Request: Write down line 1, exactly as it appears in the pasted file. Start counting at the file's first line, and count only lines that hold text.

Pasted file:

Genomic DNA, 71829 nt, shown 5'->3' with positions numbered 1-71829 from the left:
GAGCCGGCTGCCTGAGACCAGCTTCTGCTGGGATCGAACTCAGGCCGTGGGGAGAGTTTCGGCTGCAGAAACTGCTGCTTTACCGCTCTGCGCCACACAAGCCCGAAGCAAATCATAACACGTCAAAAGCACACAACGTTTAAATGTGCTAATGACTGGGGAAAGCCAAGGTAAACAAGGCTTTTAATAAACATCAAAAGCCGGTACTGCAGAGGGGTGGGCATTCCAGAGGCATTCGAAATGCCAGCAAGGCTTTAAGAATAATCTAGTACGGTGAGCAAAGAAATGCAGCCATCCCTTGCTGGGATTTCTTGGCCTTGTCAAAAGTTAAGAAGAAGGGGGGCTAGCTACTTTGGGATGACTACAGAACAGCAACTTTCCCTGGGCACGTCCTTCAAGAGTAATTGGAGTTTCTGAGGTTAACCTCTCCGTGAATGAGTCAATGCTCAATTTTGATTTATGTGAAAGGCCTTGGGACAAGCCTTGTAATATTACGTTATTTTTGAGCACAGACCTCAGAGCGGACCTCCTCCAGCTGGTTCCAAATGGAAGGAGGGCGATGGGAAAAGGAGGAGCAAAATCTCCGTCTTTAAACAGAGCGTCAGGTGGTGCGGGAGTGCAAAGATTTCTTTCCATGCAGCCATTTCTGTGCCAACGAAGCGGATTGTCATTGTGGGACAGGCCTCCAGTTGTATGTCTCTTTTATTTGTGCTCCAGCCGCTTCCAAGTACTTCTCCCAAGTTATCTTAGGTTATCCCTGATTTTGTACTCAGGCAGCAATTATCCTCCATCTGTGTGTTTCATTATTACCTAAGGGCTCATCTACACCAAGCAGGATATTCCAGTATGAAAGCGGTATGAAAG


Genomic DNA, 71829 nt, shown 5'->3' with positions numbered 1-71829 from the left: